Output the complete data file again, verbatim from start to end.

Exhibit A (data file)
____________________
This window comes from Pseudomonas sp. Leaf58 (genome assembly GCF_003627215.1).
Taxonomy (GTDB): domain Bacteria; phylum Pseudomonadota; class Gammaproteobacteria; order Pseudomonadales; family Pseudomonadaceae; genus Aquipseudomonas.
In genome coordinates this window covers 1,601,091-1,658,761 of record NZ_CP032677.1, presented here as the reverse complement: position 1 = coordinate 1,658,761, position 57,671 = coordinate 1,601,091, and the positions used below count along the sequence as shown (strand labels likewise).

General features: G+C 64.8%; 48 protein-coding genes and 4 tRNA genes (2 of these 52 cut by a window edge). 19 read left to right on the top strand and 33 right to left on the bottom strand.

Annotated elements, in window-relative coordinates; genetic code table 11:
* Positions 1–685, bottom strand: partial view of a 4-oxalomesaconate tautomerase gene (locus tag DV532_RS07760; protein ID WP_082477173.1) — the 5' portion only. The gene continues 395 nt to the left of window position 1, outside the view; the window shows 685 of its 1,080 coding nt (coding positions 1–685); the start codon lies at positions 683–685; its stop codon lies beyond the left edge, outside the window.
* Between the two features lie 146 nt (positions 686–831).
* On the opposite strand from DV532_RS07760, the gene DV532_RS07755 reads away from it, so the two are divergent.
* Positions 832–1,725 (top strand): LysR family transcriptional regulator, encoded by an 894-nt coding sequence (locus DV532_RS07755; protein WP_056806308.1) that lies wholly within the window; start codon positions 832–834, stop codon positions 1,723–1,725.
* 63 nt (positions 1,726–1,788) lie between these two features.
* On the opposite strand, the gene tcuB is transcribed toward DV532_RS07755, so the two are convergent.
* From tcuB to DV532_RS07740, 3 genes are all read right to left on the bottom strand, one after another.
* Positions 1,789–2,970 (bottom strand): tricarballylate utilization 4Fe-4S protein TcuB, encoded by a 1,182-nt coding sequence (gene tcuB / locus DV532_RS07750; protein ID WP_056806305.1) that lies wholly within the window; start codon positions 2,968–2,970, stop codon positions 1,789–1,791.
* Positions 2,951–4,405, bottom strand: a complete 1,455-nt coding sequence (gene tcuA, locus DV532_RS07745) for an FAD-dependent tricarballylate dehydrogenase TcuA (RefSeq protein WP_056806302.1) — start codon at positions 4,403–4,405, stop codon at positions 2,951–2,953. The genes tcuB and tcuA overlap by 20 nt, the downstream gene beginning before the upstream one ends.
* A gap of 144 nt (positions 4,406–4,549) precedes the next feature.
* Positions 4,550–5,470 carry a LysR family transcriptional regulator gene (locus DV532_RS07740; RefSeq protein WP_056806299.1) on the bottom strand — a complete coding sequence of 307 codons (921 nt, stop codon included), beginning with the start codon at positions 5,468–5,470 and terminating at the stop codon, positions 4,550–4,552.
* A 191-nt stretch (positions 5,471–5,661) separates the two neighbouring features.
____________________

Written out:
This window comes from Pseudomonas sp. Leaf58 (genome assembly GCF_003627215.1).
Taxonomy (GTDB): domain Bacteria; phylum Pseudomonadota; class Gammaproteobacteria; order Pseudomonadales; family Pseudomonadaceae; genus Aquipseudomonas.
In genome coordinates this window covers 1,601,091-1,658,761 of record NZ_CP032677.1, presented here as the reverse complement: position 1 = coordinate 1,658,761, position 57,671 = coordinate 1,601,091, and the positions used below count along the sequence as shown (strand labels likewise).

General features: G+C 64.8%; 48 protein-coding genes and 4 tRNA genes (2 of these 52 cut by a window edge). 19 read left to right on the top strand and 33 right to left on the bottom strand.

Annotated elements, in window-relative coordinates; genetic code table 11:
* Positions 1–685, bottom strand: partial view of a 4-oxalomesaconate tautomerase gene (locus tag DV532_RS07760; protein ID WP_082477173.1) — the 5' portion only. The gene continues 395 nt to the left of window position 1, outside the view; the window shows 685 of its 1,080 coding nt (coding positions 1–685); the start codon lies at positions 683–685; its stop codon lies beyond the left edge, outside the window.
* Between the two features lie 146 nt (positions 686–831).
* On the opposite strand from DV532_RS07760, the gene DV532_RS07755 reads away from it, so the two are divergent.
* Positions 832–1,725 (top strand): LysR family transcriptional regulator, encoded by an 894-nt coding sequence (locus DV532_RS07755; protein WP_056806308.1) that lies wholly within the window; start codon positions 832–834, stop codon positions 1,723–1,725.
* 63 nt (positions 1,726–1,788) lie between these two features.
* On the opposite strand, the gene tcuB is transcribed toward DV532_RS07755, so the two are convergent.
* From tcuB to DV532_RS07740, 3 genes are all read right to left on the bottom strand, one after another.
* Positions 1,789–2,970 (bottom strand): tricarballylate utilization 4Fe-4S protein TcuB, encoded by a 1,182-nt coding sequence (gene tcuB / locus DV532_RS07750; protein ID WP_056806305.1) that lies wholly within the window; start codon positions 2,968–2,970, stop codon positions 1,789–1,791.
* Positions 2,951–4,405, bottom strand: a complete 1,455-nt coding sequence (gene tcuA, locus DV532_RS07745) for an FAD-dependent tricarballylate dehydrogenase TcuA (RefSeq protein WP_056806302.1) — start codon at positions 4,403–4,405, stop codon at positions 2,951–2,953. The genes tcuB and tcuA overlap by 20 nt, the downstream gene beginning before the upstream one ends.
* A gap of 144 nt (positions 4,406–4,549) precedes the next feature.
* Positions 4,550–5,470 carry a LysR family transcriptional regulator gene (locus DV532_RS07740; RefSeq protein WP_056806299.1) on the bottom strand — a complete coding sequence of 307 codons (921 nt, stop codon included), beginning with the start codon at positions 5,468–5,470 and terminating at the stop codon, positions 4,550–4,552.
* A 191-nt stretch (positions 5,471–5,661) separates the two neighbouring features.